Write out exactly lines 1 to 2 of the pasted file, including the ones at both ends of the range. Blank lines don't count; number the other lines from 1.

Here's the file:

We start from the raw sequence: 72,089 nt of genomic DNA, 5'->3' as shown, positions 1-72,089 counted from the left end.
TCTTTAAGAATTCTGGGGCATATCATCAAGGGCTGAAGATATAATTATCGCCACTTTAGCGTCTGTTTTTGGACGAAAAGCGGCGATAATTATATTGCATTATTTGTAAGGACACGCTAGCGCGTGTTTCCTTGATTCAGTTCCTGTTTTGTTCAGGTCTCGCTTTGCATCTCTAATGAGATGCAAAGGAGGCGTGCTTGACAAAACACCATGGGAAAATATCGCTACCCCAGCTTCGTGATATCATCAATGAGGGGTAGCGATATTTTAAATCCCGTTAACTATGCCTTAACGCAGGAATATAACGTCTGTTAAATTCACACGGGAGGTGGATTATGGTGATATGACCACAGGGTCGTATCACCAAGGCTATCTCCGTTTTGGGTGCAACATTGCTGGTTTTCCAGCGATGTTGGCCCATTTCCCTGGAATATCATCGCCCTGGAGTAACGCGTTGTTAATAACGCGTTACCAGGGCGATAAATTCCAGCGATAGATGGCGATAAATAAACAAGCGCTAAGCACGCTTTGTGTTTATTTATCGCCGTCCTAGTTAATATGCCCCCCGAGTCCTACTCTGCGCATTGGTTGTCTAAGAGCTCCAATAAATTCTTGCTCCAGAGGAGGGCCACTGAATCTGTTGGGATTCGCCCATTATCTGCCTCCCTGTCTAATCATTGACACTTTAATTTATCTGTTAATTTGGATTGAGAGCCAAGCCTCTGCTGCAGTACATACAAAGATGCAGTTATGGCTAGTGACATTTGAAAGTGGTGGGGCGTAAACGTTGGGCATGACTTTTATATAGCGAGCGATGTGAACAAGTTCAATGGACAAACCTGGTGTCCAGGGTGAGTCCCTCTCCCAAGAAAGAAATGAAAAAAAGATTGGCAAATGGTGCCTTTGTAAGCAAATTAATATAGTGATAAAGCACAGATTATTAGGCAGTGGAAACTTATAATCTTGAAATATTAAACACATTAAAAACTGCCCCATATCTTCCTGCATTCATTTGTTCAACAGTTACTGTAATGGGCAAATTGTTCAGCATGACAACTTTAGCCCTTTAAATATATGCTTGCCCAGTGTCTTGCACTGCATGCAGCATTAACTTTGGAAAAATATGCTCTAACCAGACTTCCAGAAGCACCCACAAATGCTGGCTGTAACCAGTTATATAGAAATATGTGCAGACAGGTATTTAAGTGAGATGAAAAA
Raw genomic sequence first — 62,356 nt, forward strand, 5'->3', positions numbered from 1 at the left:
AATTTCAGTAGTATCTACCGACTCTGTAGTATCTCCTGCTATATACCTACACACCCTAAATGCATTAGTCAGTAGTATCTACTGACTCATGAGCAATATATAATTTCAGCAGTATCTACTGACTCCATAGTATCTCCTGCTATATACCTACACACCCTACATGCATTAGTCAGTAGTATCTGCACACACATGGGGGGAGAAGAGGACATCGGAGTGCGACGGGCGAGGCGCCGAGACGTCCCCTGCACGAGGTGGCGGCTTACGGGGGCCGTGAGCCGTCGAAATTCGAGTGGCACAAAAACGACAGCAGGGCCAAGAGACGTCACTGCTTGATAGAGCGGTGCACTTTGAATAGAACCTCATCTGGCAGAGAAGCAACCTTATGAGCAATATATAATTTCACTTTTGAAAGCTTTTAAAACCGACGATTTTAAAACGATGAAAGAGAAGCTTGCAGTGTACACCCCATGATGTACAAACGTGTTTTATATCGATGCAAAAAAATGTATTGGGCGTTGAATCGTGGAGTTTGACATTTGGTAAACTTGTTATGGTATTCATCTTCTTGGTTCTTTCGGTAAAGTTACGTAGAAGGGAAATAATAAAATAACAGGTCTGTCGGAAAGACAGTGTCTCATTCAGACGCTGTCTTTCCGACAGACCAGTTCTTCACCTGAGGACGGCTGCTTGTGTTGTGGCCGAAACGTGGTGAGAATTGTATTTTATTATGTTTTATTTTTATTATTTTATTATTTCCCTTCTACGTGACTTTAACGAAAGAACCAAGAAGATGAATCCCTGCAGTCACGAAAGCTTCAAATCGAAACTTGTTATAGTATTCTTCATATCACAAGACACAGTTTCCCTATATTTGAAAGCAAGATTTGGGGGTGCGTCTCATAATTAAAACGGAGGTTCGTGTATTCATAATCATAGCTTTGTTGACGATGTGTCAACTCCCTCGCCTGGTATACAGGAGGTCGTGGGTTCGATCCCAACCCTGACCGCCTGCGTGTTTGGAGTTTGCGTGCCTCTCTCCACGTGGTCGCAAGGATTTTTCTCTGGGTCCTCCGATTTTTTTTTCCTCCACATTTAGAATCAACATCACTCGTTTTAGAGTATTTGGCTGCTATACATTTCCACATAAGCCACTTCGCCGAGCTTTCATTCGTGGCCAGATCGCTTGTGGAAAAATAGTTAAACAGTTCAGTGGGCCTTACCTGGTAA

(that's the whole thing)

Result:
We start from the raw sequence: 72,089 nt of genomic DNA, 5'->3' as shown, positions 1-72,089 counted from the left end.
TCTTTAAGAATTCTGGGGCATATCATCAAGGGCTGAAGATATAATTATCGCCACTTTAGCGTCTGTTTTTGGACGAAAAGCGGCGATAATTATATTGCATTATTTGTAAGGACACGCTAGCGCGTGTTTCCTTGATTCAGTTCCTGTTTTGTTCAGGTCTCGCTTTGCATCTCTAATGAGATGCAAAGGAGGCGTGCTTGACAAAACACCATGGGAAAATATCGCTACCCCAGCTTCGTGATATCATCAATGAGGGGTAGCGATATTTTAAATCCCGTTAACTATGCCTTAACGCAGGAATATAACGTCTGTTAAATTCACACGGGAGGTGGATTATGGTGATATGACCACAGGGTCGTATCACCAAGGCTATCTCCGTTTTGGGTGCAACATTGCTGGTTTTCCAGCGATGTTGGCCCATTTCCCTGGAATATCATCGCCCTGGAGTAACGCGTTGTTAATAACGCGTTACCAGGGCGATAAATTCCAGCGATAGATGGCGATAAATAAACAAGCGCTAAGCACGCTTTGTGTTTATTTATCGCCGTCCTAGTTAATATGCCCCCCGAGTCCTACTCTGCGCATTGGTTGTCTAAGAGCTCCAATAAATTCTTGCTCCAGAGGAGGGCCACTGAATCTGTTGGGATTCGCCCATTATCTGCCTCCCTGTCTAATCATTGACACTTTAATTTATCTGTTAATTTGGATTGAGAGCCAAGCCTCTGCTGCAGTACATACAAAGATGCAGTTATGGCTAGTGACATTTGAAAGTGGTGGGGCGTAAACGTTGGGCATGACTTTTATATAGCGAGCGATGTGAACAAGTTCAATGGACAAACCTGGTGTCCAGGGTGAGTCCCTCTCCCAAGAAAGAAATGAAAAAAAGATTGGCAAATGGTGCCTTTGTAAGCAAATTAATATAGTGATAAAGCACAGATTATTAGGCAGTGGAAACTTATAATCTTGAAATATTAAACACATTAAAAACTGCCCCATATCTTCCTGCATTCATTTGTTCAACAGTTACTGTAATGGGCAAATTGTTCAGCATGACAACTTTAGCCCTTTAAATATATGCTTGCCCAGTGTCTTGCACTGCATGCAGCATTAACTTTGGAAAAATATGCTCTAACCAGACTTCCAGAAGCACCCACAAATGCTGGCTGTAACCAGTTATATAGAAATATGTGCAGACAGGTATTTAAGTGAGATGAAAAA